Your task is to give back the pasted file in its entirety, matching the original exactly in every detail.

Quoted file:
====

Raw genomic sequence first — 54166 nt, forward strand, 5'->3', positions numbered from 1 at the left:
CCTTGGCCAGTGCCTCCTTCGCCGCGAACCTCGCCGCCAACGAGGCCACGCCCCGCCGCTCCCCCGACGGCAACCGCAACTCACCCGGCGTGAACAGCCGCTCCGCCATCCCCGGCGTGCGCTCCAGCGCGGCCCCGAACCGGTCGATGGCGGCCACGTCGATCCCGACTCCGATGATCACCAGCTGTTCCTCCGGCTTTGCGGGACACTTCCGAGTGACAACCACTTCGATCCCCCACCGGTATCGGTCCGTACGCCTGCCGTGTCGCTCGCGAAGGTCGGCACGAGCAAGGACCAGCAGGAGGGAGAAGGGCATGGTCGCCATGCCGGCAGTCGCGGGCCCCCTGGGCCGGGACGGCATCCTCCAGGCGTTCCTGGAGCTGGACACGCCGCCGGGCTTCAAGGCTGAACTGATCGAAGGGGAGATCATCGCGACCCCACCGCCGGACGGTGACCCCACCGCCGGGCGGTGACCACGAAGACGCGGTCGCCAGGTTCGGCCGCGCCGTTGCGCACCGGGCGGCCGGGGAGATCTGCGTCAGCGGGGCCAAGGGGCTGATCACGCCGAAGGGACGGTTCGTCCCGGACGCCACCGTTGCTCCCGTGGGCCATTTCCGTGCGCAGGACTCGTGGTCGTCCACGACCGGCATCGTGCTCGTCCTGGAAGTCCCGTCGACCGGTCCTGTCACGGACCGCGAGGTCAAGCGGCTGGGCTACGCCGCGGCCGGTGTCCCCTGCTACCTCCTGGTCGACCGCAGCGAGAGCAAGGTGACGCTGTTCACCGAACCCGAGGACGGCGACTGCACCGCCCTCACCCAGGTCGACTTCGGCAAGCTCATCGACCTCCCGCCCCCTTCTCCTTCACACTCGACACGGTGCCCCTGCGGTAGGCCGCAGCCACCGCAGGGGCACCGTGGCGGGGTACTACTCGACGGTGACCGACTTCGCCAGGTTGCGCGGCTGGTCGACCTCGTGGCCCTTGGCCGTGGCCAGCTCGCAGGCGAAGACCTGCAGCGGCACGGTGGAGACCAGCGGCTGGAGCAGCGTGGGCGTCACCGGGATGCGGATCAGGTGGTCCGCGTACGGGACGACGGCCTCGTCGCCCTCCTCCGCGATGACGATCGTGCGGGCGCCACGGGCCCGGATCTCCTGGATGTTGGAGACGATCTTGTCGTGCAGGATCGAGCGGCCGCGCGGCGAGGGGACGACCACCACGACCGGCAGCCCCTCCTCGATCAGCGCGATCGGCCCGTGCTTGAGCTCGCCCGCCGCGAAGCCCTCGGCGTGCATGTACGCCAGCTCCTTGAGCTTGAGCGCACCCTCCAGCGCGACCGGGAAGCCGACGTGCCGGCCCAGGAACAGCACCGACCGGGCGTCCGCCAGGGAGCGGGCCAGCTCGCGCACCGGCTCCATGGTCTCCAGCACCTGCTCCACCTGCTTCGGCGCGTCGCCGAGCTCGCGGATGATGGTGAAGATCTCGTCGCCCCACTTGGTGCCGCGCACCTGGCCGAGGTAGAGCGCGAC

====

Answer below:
Raw genomic sequence first — 54166 nt, forward strand, 5'->3', positions numbered from 1 at the left:
CCTTGGCCAGTGCCTCCTTCGCCGCGAACCTCGCCGCCAACGAGGCCACGCCCCGCCGCTCCCCCGACGGCAACCGCAACTCACCCGGCGTGAACAGCCGCTCCGCCATCCCCGGCGTGCGCTCCAGCGCGGCCCCGAACCGGTCGATGGCGGCCACGTCGATCCCGACTCCGATGATCACCAGCTGTTCCTCCGGCTTTGCGGGACACTTCCGAGTGACAACCACTTCGATCCCCCACCGGTATCGGTCCGTACGCCTGCCGTGTCGCTCGCGAAGGTCGGCACGAGCAAGGACCAGCAGGAGGGAGAAGGGCATGGTCGCCATGCCGGCAGTCGCGGGCCCCCTGGGCCGGGACGGCATCCTCCAGGCGTTCCTGGAGCTGGACACGCCGCCGGGCTTCAAGGCTGAACTGATCGAAGGGGAGATCATCGCGACCCCACCGCCGGACGGTGACCCCACCGCCGGGCGGTGACCACGAAGACGCGGTCGCCAGGTTCGGCCGCGCCGTTGCGCACCGGGCGGCCGGGGAGATCTGCGTCAGCGGGGCCAAGGGGCTGATCACGCCGAAGGGACGGTTCGTCCCGGACGCCACCGTTGCTCCCGTGGGCCATTTCCGTGCGCAGGACTCGTGGTCGTCCACGACCGGCATCGTGCTCGTCCTGGAAGTCCCGTCGACCGGTCCTGTCACGGACCGCGAGGTCAAGCGGCTGGGCTACGCCGCGGCCGGTGTCCCCTGCTACCTCCTGGTCGACCGCAGCGAGAGCAAGGTGACGCTGTTCACCGAACCCGAGGACGGCGACTGCACCGCCCTCACCCAGGTCGACTTCGGCAAGCTCATCGACCTCCCGCCCCCTTCTCCTTCACACTCGACACGGTGCCCCTGCGGTAGGCCGCAGCCACCGCAGGGGCACCGTGGCGGGGTACTACTCGACGGTGACCGACTTCGCCAGGTTGCGCGGCTGGTCGACCTCGTGGCCCTTGGCCGTGGCCAGCTCGCAGGCGAAGACCTGCAGCGGCACGGTGGAGACCAGCGGCTGGAGCAGCGTGGGCGTCACCGGGATGCGGATCAGGTGGTCCGCGTACGGGACGACGGCCTCGTCGCCCTCCTCCGCGATGACGATCGTGCGGGCGCCACGGGCCCGGATCTCCTGGATGTTGGAGACGATCTTGTCGTGCAGGATCGAGCGGCCGCGCGGCGAGGGGACGACCACCACGACCGGCAGCCCCTCCTCGATCAGCGCGATCGGCCCGTGCTTGAGCTCGCCCGCCGCGAAGCCCTCGGCGTGCATGTACGCCAGCTCCTTGAGCTTGAGCGCACCCTCCAGCGCGACCGGGAAGCCGACGTGCCGGCCCAGGAACAGCACCGACCGGGCGTCCGCCAGGGAGCGGGCCAGCTCGCGCACCGGCTCCATGGTCTCCAGCACCTGCTCCACCTGCTTCGGCGCGTCGCCGAGCTCGCGGATGATGGTGAAGATCTCGTCGCCCCACTTGGTGCCGCGCACCTGGCCGAGGTAGAGCGCGAC